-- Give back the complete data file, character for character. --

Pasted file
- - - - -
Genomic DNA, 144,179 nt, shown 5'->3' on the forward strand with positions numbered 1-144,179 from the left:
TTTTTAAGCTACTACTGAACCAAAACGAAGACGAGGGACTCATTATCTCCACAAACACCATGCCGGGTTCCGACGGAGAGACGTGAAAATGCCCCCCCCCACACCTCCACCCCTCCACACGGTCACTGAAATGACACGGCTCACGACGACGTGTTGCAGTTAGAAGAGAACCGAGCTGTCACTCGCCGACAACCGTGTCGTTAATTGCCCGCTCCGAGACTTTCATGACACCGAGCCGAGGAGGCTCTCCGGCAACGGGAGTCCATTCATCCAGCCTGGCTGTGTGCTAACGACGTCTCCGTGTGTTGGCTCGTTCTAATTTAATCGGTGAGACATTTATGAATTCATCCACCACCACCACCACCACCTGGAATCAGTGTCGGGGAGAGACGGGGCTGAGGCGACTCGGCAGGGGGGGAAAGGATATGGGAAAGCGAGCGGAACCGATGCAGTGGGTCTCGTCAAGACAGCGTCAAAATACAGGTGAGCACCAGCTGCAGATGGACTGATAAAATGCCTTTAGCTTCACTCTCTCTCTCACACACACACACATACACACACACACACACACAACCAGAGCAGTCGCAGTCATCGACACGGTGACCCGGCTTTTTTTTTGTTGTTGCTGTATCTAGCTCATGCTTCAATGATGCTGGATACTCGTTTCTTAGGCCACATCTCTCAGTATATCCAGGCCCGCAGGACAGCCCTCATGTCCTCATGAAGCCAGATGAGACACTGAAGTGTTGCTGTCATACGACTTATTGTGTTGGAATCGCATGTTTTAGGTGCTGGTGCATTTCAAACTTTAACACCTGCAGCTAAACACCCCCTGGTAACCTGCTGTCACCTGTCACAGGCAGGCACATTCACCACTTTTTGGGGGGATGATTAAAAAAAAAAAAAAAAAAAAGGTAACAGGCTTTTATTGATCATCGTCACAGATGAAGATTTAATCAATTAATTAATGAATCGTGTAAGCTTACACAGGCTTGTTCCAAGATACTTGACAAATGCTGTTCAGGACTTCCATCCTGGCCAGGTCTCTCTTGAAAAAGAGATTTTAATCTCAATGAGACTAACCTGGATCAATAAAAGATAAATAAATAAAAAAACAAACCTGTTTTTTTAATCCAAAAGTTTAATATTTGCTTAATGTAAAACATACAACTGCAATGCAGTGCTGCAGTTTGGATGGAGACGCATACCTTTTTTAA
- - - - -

Genomic DNA, 144,179 nt, shown 5'->3' on the forward strand with positions numbered 1-144,179 from the left:
TTTTTAAGCTACTACTGAACCAAAACGAAGACGAGGGACTCATTATCTCCACAAACACCATGCCGGGTTCCGACGGAGAGACGTGAAAATGCCCCCCCCCACACCTCCACCCCTCCACACGGTCACTGAAATGACACGGCTCACGACGACGTGTTGCAGTTAGAAGAGAACCGAGCTGTCACTCGCCGACAACCGTGTCGTTAATTGCCCGCTCCGAGACTTTCATGACACCGAGCCGAGGAGGCTCTCCGGCAACGGGAGTCCATTCATCCAGCCTGGCTGTGTGCTAACGACGTCTCCGTGTGTTGGCTCGTTCTAATTTAATCGGTGAGACATTTATGAATTCATCCACCACCACCACCACCACCTGGAATCAGTGTCGGGGAGAGACGGGGCTGAGGCGACTCGGCAGGGGGGGAAAGGATATGGGAAAGCGAGCGGAACCGATGCAGTGGGTCTCGTCAAGACAGCGTCAAAATACAGGTGAGCACCAGCTGCAGATGGACTGATAAAATGCCTTTAGCTTCACTCTCTCTCTCACACACACACACATACACACACACACACACACAACCAGAGCAGTCGCAGTCATCGACACGGTGACCCGGCTTTTTTTTTGTTGTTGCTGTATCTAGCTCATGCTTCAATGATGCTGGATACTCGTTTCTTAGGCCACATCTCTCAGTATATCCAGGCCCGCAGGACAGCCCTCATGTCCTCATGAAGCCAGATGAGACACTGAAGTGTTGCTGTCATACGACTTATTGTGTTGGAATCGCATGTTTTAGGTGCTGGTGCATTTCAAACTTTAACACCTGCAGCTAAACACCCCCTGGTAACCTGCTGTCACCTGTCACAGGCAGGCACATTCACCACTTTTTGGGGGGATGATTAAAAAAAAAAAAAAAAAAAAGGTAACAGGCTTTTATTGATCATCGTCACAGATGAAGATTTAATCAATTAATTAATGAATCGTGTAAGCTTACACAGGCTTGTTCCAAGATACTTGACAAATGCTGTTCAGGACTTCCATCCTGGCCAGGTCTCTCTTGAAAAAGAGATTTTAATCTCAATGAGACTAACCTGGATCAATAAAAGATAAATAAATAAAAAAACAAACCTGTTTTTTTAATCCAAAAGTTTAATATTTGCTTAATGTAAAACATACAACTGCAATGCAGTGCTGCAGTTTGGATGGAGACGCATACCTTTTTTAA